Mar. 7–Shapell Industries today will ask Contra Costa supervisors to allow people whose incomes top $100,000 to qualify for the 5,170-unit rental portion of its Dougherty Valley development.
The homebuilder, along with partner Lennar Homes, had agreed to set aside 10 percent of the units for very low-income earners and 25 percent for low-income earners. Most of the designated housing — 65 percent — would be made available to those of moderate income.
But too few moderate income earners have shown interest in the rentals. The Shapell-Windemere group now seeks to increase the moderate-income renter limit from $98,650 to a maximum of $123,300.
The developers hope that upping the income limit will attract enough renter interest to ease cash-flow problems.
The change is temporary and would apply only to rental units in the Windemere section of the development, said James Kennedy, director of community development. The county exacted a concession in exchange.
“We said, ‘OK, we’ll allow you to rent to folks with a little higher income, but in exchange, you must extend the term of availability for twice as long,'” he said. “So we’ll get more affordability at the end of the day.”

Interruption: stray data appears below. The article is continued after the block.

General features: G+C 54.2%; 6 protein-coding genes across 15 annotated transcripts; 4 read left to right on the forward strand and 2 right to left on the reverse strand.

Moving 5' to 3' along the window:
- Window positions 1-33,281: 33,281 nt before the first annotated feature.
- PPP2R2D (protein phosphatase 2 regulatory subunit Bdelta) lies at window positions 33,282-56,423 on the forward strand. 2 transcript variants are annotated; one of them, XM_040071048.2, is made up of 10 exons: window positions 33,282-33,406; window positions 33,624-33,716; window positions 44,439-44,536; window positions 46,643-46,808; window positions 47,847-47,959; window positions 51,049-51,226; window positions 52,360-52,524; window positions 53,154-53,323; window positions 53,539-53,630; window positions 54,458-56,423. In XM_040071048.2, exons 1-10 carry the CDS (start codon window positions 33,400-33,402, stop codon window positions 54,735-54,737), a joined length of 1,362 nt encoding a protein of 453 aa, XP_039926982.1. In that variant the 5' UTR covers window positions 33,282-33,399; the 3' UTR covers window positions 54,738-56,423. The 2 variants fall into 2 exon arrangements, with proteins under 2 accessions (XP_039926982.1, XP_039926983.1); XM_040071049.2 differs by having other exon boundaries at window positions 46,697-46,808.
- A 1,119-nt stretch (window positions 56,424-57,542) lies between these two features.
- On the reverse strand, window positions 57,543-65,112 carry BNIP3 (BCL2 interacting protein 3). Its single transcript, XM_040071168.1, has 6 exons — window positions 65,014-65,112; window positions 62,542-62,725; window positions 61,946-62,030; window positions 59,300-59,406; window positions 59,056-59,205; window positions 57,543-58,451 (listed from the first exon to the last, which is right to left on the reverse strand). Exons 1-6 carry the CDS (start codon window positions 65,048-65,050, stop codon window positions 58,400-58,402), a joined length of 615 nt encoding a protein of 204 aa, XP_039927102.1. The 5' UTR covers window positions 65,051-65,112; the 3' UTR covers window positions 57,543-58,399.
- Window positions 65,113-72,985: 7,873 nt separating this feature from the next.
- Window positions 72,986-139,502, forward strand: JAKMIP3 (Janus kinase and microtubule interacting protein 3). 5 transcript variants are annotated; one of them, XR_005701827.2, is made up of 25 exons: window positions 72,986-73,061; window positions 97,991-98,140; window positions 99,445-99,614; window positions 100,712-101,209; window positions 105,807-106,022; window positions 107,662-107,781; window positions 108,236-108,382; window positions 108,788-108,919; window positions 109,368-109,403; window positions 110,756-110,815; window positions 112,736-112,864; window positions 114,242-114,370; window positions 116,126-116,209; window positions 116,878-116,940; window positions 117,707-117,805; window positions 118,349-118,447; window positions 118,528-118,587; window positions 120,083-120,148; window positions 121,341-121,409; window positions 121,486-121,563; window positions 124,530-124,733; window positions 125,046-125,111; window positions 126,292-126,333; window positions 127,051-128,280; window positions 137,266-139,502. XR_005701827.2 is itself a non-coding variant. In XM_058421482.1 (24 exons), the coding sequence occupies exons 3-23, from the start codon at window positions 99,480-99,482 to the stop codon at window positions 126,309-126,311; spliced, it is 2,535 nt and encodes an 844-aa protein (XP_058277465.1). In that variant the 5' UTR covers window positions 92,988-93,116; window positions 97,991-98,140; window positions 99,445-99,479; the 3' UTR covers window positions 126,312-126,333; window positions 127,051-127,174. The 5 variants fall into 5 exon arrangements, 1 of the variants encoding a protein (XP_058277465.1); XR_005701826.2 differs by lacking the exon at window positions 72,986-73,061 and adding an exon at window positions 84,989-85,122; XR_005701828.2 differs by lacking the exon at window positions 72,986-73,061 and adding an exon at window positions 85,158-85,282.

While the qualifying income level would otherwise remain flat for five years, it will remain so for 10, he said.
Raising the income level will allow local workers, who would not otherwise qualify for subsidized housing to live close to their jobs, which is an equally important consideration, Kennedy said.
Not necessarily, said San Ramon Mayor H. Abram Wilson.
“Will we have the opportunity to change it back, or will it be too late?” he said. “I have concerns. Ultimately, the city is going to be responsible. Are we shutting out a segment of the population that could no longer afford to live here?”
San Ramon also needs to meet state housing guidelines that are more stringent for it than for most cities. The city requires projects of 10 units or more to set aside 25 percent for the very- low to moderate-income buyers.
The board of supervisors is expected to pass an “inclusionary housing ordinance” by June, said Supervisor John Gioia of Richmond, the board chairman. The measure would call for a minimum number of affordable set-asides in all new developments in unincorporated Contra Costa.
The ordinance faces opposition from the Home Builders Association of Northern California and has the support of housing advocates, including the Non-Profit Housing Association.
Very-low income in Contra Costa County is $41,100 for a family of four, or 50 percent of the area’s $82,200 median income. Families pulling in $65,760 are considered low income, and a yearly income of $98,640 — 120 percent of the median — qualifies as moderate.
Bay Area-wide, 12 percent of households can afford a median- priced home, according to the Association of Bay Area Governments. In Contra Costa County, the percentage slips to 10.
Credit: Contra Costa Times, Walnut Creek, Calif. 07 Mar 2006